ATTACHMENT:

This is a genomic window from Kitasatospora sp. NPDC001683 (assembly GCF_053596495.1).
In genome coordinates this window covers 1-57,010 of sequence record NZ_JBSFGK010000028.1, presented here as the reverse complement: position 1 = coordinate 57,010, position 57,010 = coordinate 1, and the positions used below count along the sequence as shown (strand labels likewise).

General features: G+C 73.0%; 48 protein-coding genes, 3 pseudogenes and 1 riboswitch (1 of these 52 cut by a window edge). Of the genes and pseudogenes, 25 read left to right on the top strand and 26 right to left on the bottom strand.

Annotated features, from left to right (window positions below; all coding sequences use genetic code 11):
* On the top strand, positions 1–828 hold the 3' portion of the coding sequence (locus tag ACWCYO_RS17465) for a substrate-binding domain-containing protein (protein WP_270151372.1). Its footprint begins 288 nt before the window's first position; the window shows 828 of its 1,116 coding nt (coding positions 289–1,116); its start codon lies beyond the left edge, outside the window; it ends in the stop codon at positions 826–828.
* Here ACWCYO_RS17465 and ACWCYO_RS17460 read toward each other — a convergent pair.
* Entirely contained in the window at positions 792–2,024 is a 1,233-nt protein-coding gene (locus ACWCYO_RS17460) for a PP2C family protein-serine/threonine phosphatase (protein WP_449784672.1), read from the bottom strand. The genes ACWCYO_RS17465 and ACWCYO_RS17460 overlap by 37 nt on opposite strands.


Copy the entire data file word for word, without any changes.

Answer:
This is a genomic window from Kitasatospora sp. NPDC001683 (assembly GCF_053596495.1).
In genome coordinates this window covers 1-57,010 of sequence record NZ_JBSFGK010000028.1, presented here as the reverse complement: position 1 = coordinate 57,010, position 57,010 = coordinate 1, and the positions used below count along the sequence as shown (strand labels likewise).

General features: G+C 73.0%; 48 protein-coding genes, 3 pseudogenes and 1 riboswitch (1 of these 52 cut by a window edge). Of the genes and pseudogenes, 25 read left to right on the top strand and 26 right to left on the bottom strand.

Annotated features, from left to right (window positions below; all coding sequences use genetic code 11):
* On the top strand, positions 1–828 hold the 3' portion of the coding sequence (locus tag ACWCYO_RS17465) for a substrate-binding domain-containing protein (protein WP_270151372.1). Its footprint begins 288 nt before the window's first position; the window shows 828 of its 1,116 coding nt (coding positions 289–1,116); its start codon lies beyond the left edge, outside the window; it ends in the stop codon at positions 826–828.
* Here ACWCYO_RS17465 and ACWCYO_RS17460 read toward each other — a convergent pair.
* Entirely contained in the window at positions 792–2,024 is a 1,233-nt protein-coding gene (locus ACWCYO_RS17460) for a PP2C family protein-serine/threonine phosphatase (protein WP_449784672.1), read from the bottom strand. The genes ACWCYO_RS17465 and ACWCYO_RS17460 overlap by 37 nt on opposite strands.